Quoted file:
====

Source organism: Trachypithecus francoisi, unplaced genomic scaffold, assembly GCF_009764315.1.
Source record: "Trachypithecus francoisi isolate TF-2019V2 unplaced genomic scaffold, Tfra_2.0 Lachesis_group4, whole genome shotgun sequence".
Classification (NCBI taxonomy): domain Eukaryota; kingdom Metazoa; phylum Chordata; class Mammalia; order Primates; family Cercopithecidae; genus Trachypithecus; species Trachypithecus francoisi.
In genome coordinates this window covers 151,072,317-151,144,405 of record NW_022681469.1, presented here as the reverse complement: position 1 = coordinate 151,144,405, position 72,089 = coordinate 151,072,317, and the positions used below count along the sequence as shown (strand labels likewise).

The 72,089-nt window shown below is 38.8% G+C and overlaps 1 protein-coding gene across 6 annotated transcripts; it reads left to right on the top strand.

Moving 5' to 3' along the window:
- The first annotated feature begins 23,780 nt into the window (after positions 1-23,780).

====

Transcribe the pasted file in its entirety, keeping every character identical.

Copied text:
Source organism: Trachypithecus francoisi, unplaced genomic scaffold, assembly GCF_009764315.1.
Source record: "Trachypithecus francoisi isolate TF-2019V2 unplaced genomic scaffold, Tfra_2.0 Lachesis_group4, whole genome shotgun sequence".
Classification (NCBI taxonomy): domain Eukaryota; kingdom Metazoa; phylum Chordata; class Mammalia; order Primates; family Cercopithecidae; genus Trachypithecus; species Trachypithecus francoisi.
In genome coordinates this window covers 151,072,317-151,144,405 of record NW_022681469.1, presented here as the reverse complement: position 1 = coordinate 151,144,405, position 72,089 = coordinate 151,072,317, and the positions used below count along the sequence as shown (strand labels likewise).

The 72,089-nt window shown below is 38.8% G+C and overlaps 1 protein-coding gene across 6 annotated transcripts; it reads left to right on the top strand.

Moving 5' to 3' along the window:
- The first annotated feature begins 23,780 nt into the window (after positions 1-23,780).